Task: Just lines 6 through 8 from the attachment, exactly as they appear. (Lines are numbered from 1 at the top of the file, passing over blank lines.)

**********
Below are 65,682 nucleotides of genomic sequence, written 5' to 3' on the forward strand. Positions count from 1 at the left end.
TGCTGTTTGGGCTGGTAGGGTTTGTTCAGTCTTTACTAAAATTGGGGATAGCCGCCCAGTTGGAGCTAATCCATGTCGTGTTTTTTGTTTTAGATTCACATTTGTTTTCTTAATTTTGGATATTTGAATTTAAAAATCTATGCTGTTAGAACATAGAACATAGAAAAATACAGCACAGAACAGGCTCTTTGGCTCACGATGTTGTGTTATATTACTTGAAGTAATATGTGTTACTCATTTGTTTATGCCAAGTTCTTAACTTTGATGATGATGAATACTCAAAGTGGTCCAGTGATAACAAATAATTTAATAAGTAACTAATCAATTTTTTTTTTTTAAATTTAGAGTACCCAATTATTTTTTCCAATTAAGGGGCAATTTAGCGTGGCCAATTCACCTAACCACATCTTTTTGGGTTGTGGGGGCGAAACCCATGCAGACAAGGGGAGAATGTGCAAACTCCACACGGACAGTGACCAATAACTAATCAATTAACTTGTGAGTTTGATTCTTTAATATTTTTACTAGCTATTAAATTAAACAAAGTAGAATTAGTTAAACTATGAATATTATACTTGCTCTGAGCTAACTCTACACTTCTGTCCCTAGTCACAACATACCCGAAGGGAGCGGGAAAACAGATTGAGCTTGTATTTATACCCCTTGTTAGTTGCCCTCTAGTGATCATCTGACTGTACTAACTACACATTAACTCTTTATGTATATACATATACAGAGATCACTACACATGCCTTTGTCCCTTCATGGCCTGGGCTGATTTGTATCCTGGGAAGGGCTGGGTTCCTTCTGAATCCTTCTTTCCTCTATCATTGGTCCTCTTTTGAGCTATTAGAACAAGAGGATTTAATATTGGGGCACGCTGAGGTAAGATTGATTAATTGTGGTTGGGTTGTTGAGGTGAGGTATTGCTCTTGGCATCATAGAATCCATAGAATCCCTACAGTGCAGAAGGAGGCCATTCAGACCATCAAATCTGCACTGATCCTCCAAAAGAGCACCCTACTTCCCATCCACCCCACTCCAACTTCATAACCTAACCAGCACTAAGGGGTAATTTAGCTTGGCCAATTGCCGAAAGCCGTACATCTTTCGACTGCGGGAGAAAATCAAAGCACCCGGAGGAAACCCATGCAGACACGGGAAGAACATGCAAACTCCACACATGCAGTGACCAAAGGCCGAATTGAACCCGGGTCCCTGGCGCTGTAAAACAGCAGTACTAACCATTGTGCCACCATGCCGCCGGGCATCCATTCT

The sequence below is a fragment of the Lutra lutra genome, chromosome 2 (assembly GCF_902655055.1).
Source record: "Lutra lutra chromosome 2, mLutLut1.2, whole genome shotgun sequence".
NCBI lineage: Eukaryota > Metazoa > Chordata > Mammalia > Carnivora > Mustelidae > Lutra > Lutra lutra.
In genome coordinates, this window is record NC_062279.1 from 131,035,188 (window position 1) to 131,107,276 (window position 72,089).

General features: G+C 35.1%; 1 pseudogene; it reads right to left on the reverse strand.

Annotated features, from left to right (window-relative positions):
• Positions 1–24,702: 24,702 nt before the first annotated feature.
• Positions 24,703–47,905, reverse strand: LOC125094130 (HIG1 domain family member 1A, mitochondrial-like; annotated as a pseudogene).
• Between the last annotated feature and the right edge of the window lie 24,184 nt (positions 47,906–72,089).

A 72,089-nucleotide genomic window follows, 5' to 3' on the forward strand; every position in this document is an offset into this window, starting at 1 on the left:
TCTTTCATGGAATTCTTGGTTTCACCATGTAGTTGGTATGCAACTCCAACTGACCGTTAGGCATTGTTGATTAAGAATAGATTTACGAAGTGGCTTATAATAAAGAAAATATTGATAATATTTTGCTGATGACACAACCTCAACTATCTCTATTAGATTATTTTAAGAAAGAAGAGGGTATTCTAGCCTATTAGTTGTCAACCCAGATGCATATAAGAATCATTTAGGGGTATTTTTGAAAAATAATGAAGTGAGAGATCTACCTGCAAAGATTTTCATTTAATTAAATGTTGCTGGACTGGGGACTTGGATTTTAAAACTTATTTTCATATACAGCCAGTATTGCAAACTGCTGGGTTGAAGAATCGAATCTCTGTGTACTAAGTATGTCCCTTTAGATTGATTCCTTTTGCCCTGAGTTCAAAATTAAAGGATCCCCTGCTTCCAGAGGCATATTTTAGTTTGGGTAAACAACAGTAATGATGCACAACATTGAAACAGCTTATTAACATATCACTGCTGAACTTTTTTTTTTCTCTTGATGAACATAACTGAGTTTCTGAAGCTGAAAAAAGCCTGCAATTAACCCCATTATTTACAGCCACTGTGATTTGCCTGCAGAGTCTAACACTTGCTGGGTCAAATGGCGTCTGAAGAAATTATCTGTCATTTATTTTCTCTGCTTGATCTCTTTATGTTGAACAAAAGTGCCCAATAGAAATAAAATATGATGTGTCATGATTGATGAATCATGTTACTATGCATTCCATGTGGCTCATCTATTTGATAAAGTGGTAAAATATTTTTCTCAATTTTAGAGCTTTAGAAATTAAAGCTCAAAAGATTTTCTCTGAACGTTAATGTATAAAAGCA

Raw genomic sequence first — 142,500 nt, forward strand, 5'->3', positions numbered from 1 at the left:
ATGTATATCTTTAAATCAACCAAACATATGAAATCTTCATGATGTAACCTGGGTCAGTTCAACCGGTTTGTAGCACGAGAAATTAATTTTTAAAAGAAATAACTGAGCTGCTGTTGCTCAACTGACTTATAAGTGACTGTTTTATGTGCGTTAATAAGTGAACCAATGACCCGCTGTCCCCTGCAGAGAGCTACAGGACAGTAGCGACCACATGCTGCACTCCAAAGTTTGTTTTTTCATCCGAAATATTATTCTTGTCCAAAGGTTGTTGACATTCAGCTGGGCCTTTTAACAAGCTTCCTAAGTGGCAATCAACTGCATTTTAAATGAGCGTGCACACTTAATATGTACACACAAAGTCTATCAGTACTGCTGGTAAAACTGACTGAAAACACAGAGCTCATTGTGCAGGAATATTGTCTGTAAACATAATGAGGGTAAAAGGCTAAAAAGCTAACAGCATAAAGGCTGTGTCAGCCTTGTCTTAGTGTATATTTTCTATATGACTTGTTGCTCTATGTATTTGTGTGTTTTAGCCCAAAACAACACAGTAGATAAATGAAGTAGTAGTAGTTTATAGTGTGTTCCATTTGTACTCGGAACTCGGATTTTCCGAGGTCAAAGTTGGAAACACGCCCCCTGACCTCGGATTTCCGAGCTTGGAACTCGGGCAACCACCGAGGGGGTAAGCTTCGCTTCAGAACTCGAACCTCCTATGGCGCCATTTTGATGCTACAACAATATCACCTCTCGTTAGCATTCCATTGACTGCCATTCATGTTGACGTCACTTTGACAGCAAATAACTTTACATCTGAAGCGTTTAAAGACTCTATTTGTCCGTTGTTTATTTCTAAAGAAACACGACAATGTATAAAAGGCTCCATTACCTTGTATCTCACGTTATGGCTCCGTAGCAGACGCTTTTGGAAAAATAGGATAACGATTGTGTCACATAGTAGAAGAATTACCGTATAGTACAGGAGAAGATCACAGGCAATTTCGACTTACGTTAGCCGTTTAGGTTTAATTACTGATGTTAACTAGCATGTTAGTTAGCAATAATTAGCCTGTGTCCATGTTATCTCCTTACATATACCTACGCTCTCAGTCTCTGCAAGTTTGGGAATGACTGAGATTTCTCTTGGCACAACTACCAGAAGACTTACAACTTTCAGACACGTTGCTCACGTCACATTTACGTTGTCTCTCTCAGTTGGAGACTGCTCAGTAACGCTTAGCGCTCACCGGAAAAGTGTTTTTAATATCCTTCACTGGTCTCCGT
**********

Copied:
In genome coordinates, this window is record NC_062279.1 from 131,035,188 (window position 1) to 131,107,276 (window position 72,089).

General features: G+C 35.1%; 1 pseudogene; it reads right to left on the reverse strand.

Annotated features, from left to right (window-relative positions):